Be who you are and be that well.” – St. Francis de Sales (1567-1622)
From the first time I read these words from St. Francis de Sales, the patron of Catholic writers and journalists, I knew I had found a friend. In honor of his upcoming feast day on Jan. 24, I’d like to highlight what a 21st century suburban Denver working mother of two can learn from a 17th century French bishop.
Patience: Francis was a patient man. He knew he wanted to be a priest for 13 years before he said anything to anyone. Throughout his life, he always waited for God’s will to be crystal clear before he made a move. That once included God knocking him off his horse three times to get his point across.
For a heart open to God’s will, and patience when things don’t go the way I’d hoped or expected: St. Francis, pray for me.
Think outside the box: He spent three years trudging through the Swiss countryside with his cousin trying to convert Calvinists back to Catholicism. When no one would listen, Francis started writing his sermons out by hand and slipping them under people’s doors. It’s estimated that he converted 72,000 people to Catholicism.
To be genuine and effective in all that I say and write, personally and professionally: St. Francis, pray for me.
We’re all called to holiness: In his day, holiness was thought to be reserved for monks and nuns. Father de Sales opened up his spiritual direction to lay people. He taught that everyone is called to sainthood, that everyone has a place in the Church.
That the Holy Spirit guide my thoughts, words and actions every day: St. Francis, pray for me.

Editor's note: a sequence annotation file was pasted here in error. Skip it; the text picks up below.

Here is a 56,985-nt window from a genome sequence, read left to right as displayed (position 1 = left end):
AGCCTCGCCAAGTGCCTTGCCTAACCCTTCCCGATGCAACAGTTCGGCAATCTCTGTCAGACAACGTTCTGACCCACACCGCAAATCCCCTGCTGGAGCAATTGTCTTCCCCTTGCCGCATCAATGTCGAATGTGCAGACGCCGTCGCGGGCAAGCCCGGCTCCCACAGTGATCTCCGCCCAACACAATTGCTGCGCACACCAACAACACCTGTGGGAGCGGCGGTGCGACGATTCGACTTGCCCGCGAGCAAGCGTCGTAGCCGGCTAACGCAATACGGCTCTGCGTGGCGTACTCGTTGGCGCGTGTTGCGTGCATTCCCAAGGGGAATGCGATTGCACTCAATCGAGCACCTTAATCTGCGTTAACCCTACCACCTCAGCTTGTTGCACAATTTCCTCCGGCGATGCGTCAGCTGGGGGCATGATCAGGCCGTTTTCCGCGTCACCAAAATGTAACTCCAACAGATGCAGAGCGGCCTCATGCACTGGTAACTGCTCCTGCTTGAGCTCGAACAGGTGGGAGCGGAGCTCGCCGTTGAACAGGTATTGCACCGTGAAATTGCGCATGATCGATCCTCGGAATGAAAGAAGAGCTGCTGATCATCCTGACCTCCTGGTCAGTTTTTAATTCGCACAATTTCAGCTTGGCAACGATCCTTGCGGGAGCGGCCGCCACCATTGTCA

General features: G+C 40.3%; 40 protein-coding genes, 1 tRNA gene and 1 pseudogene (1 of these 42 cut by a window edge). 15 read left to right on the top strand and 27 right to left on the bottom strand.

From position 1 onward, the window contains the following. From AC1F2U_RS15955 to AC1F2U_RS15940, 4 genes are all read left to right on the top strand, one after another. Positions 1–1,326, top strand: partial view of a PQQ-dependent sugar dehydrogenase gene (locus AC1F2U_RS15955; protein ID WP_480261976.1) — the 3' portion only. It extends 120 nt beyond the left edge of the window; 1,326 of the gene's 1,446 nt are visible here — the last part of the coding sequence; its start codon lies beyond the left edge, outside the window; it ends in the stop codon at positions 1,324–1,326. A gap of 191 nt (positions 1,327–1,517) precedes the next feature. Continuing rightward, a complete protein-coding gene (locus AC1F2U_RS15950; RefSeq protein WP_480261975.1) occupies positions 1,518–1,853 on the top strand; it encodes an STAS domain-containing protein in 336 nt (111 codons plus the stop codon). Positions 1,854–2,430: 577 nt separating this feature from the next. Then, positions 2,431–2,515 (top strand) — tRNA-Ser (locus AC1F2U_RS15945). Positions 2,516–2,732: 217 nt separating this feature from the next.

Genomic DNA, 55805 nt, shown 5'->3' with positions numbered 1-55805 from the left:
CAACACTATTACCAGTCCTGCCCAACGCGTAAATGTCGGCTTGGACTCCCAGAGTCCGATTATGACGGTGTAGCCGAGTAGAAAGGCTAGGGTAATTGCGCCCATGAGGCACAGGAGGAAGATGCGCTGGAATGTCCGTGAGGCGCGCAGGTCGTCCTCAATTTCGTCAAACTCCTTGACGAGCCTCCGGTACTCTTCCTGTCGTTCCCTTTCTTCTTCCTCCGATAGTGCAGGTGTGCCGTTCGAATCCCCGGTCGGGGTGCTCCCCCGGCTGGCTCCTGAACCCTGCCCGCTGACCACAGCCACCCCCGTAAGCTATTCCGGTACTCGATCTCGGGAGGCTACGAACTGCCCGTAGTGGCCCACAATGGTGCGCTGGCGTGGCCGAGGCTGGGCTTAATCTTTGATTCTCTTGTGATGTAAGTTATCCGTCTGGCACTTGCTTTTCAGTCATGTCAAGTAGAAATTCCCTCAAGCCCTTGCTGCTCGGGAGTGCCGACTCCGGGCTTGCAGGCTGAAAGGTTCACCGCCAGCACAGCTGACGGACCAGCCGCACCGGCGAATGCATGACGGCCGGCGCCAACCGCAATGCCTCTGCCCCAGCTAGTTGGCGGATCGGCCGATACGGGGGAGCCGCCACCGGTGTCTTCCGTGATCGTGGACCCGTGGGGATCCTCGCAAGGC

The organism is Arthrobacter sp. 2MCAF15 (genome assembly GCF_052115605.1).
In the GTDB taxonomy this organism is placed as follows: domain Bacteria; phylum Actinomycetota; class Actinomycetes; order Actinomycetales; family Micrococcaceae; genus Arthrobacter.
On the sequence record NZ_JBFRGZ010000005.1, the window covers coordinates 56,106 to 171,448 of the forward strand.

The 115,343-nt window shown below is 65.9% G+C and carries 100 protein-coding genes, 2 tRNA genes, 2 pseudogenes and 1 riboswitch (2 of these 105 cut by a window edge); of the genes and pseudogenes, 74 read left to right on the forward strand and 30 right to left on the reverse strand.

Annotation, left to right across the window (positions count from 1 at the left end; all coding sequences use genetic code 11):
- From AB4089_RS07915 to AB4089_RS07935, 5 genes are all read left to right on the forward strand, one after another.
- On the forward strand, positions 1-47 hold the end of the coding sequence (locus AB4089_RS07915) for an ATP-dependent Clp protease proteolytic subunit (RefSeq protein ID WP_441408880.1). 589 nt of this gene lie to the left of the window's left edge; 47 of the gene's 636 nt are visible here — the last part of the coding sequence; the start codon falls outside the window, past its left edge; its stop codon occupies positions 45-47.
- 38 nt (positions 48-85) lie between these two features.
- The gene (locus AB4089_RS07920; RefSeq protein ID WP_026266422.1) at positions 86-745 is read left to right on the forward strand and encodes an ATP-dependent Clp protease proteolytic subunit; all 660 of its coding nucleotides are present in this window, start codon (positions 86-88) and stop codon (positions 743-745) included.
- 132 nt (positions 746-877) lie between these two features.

Eat the elephant one bite at a time: St. Francis provided most of his spiritual direction though letter-writing: one letter in—one letter out. When asked how this process tested his patience, he responded: “I intend neither to hurry or worry… I shall answer as many as I can. Tomorrow I shall do the same and so I shall go on until I have finished.”
For perseverance in my duties at home and at work when I’m feeling snowed under: St. Francis, pray for me.
Depend on God: Francis understood that people are busy. Simple, every-day life can entail a lot of time and energy, and therefore, create distractions from what is important. He suggested that busy people retire to the solitude of their own hearts to talk to God even when “outwardly engaged in discussions or transactions with others.”
To remember to talk to God first and foremost, and trust all my worries to him: St. Francis, pray for me.
I consider St. Francis a special guardian and protector in my life, a trusted intecessor on my behalf. As a newspaper reporter, blogger, wife, mother and person in the pews: St. Francis, pray for me!
Copyright 2011 Julie Filby